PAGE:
PR in practice: The how of self-publishing
May 12th, 2009
Last week I wrote about the benefits of self-publishing, especially in an environment where there are fewer trade publications and everybody is shouting into the press release cacaphony.
Many organizations don’t think they have the content to publish their own e-newsletters, community sites or print publications, but there are many sources of information under their own roofs (or extended roofs). The best sources are often your own engineers and developers, who with good editing can communicate directly and effectively as peers to your customers.
Here are some outlets for generating content:
- Adapting existing content, especially new product releases and application stories (if these contain puffery, excise it ruthlessly).
- Tailoring other content from the Internet and strategic partners.
- Converting technical material and white papers into articles.
- Presenting profiles of prominent customers and company programmers.
- Writing editorials on themes of interest to customers and potential customers, including your vision for the marketplace, defining company positions, and relating your technology to bigger industry movements.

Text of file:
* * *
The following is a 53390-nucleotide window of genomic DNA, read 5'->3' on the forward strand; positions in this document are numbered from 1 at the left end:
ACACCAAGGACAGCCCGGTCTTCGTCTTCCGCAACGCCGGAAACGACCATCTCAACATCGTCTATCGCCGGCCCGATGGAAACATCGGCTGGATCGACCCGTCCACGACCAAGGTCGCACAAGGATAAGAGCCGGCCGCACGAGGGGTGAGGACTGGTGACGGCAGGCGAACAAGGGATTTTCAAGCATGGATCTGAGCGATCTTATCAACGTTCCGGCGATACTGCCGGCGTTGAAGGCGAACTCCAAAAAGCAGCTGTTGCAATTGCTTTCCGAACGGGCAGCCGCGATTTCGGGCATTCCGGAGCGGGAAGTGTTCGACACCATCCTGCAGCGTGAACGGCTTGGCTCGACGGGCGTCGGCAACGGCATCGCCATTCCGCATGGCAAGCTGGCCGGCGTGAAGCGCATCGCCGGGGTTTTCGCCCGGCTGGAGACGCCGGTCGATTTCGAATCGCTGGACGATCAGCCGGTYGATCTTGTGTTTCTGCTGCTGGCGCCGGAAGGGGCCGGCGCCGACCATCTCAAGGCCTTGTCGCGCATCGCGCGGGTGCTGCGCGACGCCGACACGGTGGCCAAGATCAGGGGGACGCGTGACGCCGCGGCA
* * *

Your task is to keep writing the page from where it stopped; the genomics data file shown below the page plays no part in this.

- Establishing forums for exchanging information and answering questions.
- Providing an outlet for blogs from product managers and technical staff.
This content can be aggregated and presented in many different ways. It could take the form of monthy or bimonthy e-newsletters linked to a company web site. It could be part of a community site or a company blog section on your web site. The best content could be assembled in a 4-color magazine sent quarterly or twice annually to your best customers.
If you don’t think you can generate content yourself or hire an editor to do so, see if there is an existing community site that might be open for purchase. In this arrangement, you could provide editorial autonomy and funding for the community site to its editors, while generating leads from advertising and promotions running on the site.
There are many possibilities that are cost-effective for generating sales leads and deepening an organization’s relationship with the community. But to begin exploring them, you have to get past one evil word: “can’t.”